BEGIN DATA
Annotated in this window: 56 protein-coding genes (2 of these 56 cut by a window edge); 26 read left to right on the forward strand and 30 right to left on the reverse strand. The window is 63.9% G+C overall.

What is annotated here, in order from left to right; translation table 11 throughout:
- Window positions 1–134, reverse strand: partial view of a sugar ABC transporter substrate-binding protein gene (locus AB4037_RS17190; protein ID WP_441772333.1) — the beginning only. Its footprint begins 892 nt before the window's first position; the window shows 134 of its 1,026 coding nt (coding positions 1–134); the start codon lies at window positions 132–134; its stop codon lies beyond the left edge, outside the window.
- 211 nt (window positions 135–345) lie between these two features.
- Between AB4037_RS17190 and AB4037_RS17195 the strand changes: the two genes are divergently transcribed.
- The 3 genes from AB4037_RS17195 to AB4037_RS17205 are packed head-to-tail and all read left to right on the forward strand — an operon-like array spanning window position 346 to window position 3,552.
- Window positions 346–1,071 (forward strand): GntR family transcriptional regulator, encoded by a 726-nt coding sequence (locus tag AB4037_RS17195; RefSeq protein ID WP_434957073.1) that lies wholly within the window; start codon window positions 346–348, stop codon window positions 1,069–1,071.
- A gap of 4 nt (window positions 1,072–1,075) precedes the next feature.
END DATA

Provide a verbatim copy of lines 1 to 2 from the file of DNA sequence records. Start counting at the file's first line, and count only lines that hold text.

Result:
Annotated in this window: 56 protein-coding genes (2 of these 56 cut by a window edge); 26 read left to right on the forward strand and 30 right to left on the reverse strand. The window is 63.9% G+C overall.

What is annotated here, in order from left to right; translation table 11 throughout: